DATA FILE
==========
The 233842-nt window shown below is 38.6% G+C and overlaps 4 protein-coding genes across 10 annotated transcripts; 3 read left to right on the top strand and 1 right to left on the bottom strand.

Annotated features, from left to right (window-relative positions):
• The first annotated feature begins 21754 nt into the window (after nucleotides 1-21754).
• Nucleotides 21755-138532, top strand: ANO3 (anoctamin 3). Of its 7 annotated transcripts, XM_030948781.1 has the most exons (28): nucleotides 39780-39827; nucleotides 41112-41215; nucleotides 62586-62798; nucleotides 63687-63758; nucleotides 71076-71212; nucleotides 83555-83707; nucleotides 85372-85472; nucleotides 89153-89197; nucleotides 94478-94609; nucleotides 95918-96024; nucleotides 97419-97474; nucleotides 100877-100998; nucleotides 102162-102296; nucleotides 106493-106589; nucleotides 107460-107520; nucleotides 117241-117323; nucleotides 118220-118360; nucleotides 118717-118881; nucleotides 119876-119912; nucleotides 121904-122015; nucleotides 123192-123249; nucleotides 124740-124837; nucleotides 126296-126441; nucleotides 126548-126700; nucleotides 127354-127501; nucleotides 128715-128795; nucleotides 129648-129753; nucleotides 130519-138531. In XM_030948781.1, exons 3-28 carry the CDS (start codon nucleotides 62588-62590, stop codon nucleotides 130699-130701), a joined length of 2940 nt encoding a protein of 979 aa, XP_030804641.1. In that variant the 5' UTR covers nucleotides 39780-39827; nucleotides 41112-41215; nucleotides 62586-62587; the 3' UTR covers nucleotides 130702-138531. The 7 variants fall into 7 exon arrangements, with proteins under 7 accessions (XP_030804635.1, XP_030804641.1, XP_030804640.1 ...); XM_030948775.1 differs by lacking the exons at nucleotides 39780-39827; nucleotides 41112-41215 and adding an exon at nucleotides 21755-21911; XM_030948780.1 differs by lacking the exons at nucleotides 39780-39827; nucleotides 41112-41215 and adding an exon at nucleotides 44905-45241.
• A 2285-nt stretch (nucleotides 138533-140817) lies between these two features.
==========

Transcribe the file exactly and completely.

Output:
The 233842-nt window shown below is 38.6% G+C and overlaps 4 protein-coding genes across 10 annotated transcripts; 3 read left to right on the top strand and 1 right to left on the bottom strand.

Annotated features, from left to right (window-relative positions):
• The first annotated feature begins 21754 nt into the window (after nucleotides 1-21754).
• Nucleotides 21755-138532, top strand: ANO3 (anoctamin 3). Of its 7 annotated transcripts, XM_030948781.1 has the most exons (28): nucleotides 39780-39827; nucleotides 41112-41215; nucleotides 62586-62798; nucleotides 63687-63758; nucleotides 71076-71212; nucleotides 83555-83707; nucleotides 85372-85472; nucleotides 89153-89197; nucleotides 94478-94609; nucleotides 95918-96024; nucleotides 97419-97474; nucleotides 100877-100998; nucleotides 102162-102296; nucleotides 106493-106589; nucleotides 107460-107520; nucleotides 117241-117323; nucleotides 118220-118360; nucleotides 118717-118881; nucleotides 119876-119912; nucleotides 121904-122015; nucleotides 123192-123249; nucleotides 124740-124837; nucleotides 126296-126441; nucleotides 126548-126700; nucleotides 127354-127501; nucleotides 128715-128795; nucleotides 129648-129753; nucleotides 130519-138531. In XM_030948781.1, exons 3-28 carry the CDS (start codon nucleotides 62588-62590, stop codon nucleotides 130699-130701), a joined length of 2940 nt encoding a protein of 979 aa, XP_030804641.1. In that variant the 5' UTR covers nucleotides 39780-39827; nucleotides 41112-41215; nucleotides 62586-62587; the 3' UTR covers nucleotides 130702-138531. The 7 variants fall into 7 exon arrangements, with proteins under 7 accessions (XP_030804635.1, XP_030804641.1, XP_030804640.1 ...); XM_030948775.1 differs by lacking the exons at nucleotides 39780-39827; nucleotides 41112-41215 and adding an exon at nucleotides 21755-21911; XM_030948780.1 differs by lacking the exons at nucleotides 39780-39827; nucleotides 41112-41215 and adding an exon at nucleotides 44905-45241.
• A 2285-nt stretch (nucleotides 138533-140817) lies between these two features.